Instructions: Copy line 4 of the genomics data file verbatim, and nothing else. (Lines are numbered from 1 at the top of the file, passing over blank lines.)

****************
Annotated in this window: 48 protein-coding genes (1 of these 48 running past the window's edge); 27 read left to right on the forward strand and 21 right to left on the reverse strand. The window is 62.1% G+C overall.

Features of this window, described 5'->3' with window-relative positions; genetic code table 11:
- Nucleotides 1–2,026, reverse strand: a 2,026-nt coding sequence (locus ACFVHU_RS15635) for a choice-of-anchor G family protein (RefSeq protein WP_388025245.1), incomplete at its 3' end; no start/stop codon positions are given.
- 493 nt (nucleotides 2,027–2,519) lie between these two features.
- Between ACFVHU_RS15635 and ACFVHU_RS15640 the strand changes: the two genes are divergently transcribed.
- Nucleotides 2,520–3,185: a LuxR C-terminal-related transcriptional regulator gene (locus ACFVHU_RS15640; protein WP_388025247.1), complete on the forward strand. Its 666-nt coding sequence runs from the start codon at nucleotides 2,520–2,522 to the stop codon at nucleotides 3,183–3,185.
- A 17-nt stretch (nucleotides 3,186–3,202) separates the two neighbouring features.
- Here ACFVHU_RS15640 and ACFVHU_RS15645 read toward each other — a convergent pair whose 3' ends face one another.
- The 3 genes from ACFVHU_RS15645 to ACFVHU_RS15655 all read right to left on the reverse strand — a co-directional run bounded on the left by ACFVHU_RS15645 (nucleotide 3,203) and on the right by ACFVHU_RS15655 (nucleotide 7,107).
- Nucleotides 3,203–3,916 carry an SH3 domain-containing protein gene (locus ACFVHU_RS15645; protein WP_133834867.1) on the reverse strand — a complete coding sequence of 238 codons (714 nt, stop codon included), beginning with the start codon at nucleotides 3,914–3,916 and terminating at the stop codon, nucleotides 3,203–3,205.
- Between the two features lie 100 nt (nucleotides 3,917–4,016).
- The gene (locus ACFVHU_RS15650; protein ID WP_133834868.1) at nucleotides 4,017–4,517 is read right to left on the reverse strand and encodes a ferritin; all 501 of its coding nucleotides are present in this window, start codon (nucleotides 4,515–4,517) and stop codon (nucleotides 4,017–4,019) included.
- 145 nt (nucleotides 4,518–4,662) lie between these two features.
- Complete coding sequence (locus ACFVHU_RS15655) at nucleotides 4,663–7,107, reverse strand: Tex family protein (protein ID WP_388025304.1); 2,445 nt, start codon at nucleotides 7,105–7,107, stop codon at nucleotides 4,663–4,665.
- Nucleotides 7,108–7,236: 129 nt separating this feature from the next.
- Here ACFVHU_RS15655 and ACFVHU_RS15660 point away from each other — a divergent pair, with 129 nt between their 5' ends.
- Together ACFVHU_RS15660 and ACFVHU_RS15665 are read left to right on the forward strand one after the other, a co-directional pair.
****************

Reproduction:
- 493 nt (nucleotides 2,027–2,519) lie between these two features.